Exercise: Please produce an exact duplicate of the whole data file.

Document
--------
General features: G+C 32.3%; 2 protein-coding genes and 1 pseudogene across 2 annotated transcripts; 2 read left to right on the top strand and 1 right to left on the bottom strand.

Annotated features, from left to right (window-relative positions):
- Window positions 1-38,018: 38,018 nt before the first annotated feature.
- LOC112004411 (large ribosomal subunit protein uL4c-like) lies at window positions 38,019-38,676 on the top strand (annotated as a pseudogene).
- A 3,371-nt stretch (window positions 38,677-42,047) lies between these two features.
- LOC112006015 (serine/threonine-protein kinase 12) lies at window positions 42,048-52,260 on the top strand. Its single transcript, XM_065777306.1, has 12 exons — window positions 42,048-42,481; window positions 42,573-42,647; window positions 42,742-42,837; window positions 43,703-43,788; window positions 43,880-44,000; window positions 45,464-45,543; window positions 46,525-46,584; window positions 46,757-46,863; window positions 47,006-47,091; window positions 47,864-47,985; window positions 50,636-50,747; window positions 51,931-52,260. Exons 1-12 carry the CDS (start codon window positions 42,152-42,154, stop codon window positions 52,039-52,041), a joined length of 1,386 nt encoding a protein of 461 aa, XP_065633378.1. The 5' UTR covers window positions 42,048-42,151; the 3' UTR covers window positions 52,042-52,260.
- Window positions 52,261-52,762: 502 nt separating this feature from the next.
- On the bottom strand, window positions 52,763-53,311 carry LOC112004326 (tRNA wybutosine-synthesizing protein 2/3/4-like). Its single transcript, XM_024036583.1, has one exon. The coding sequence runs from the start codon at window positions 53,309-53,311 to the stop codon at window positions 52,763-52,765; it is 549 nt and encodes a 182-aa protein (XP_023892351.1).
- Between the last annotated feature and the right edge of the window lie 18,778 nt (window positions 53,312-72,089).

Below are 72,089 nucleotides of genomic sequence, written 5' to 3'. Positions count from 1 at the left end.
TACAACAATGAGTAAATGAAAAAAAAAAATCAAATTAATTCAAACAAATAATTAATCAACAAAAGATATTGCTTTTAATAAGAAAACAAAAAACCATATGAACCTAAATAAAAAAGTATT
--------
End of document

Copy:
General features: G+C 32.3%; 2 protein-coding genes and 1 pseudogene across 2 annotated transcripts; 2 read left to right on the top strand and 1 right to left on the bottom strand.

Annotated features, from left to right (window-relative positions):
- Window positions 1-38,018: 38,018 nt before the first annotated feature.
- LOC112004411 (large ribosomal subunit protein uL4c-like) lies at window positions 38,019-38,676 on the top strand (annotated as a pseudogene).
- A 3,371-nt stretch (window positions 38,677-42,047) lies between these two features.
- LOC112006015 (serine/threonine-protein kinase 12) lies at window positions 42,048-52,260 on the top strand. Its single transcript, XM_065777306.1, has 12 exons — window positions 42,048-42,481; window positions 42,573-42,647; window positions 42,742-42,837; window positions 43,703-43,788; window positions 43,880-44,000; window positions 45,464-45,543; window positions 46,525-46,584; window positions 46,757-46,863; window positions 47,006-47,091; window positions 47,864-47,985; window positions 50,636-50,747; window positions 51,931-52,260. Exons 1-12 carry the CDS (start codon window positions 42,152-42,154, stop codon window positions 52,039-52,041), a joined length of 1,386 nt encoding a protein of 461 aa, XP_065633378.1. The 5' UTR covers window positions 42,048-42,151; the 3' UTR covers window positions 52,042-52,260.
- Window positions 52,261-52,762: 502 nt separating this feature from the next.
- On the bottom strand, window positions 52,763-53,311 carry LOC112004326 (tRNA wybutosine-synthesizing protein 2/3/4-like). Its single transcript, XM_024036583.1, has one exon. The coding sequence runs from the start codon at window positions 53,309-53,311 to the stop codon at window positions 52,763-52,765; it is 549 nt and encodes a 182-aa protein (XP_023892351.1).
- Between the last annotated feature and the right edge of the window lie 18,778 nt (window positions 53,312-72,089).

Below are 72,089 nucleotides of genomic sequence, written 5' to 3'. Positions count from 1 at the left end.
TACAACAATGAGTAAATGAAAAAAAAAAATCAAATTAATTCAAACAAATAATTAATCAACAAAAGATATTGCTTTTAATAAGAAAACAAAAAACCATATGAACCTAAATAAAAAAGTATT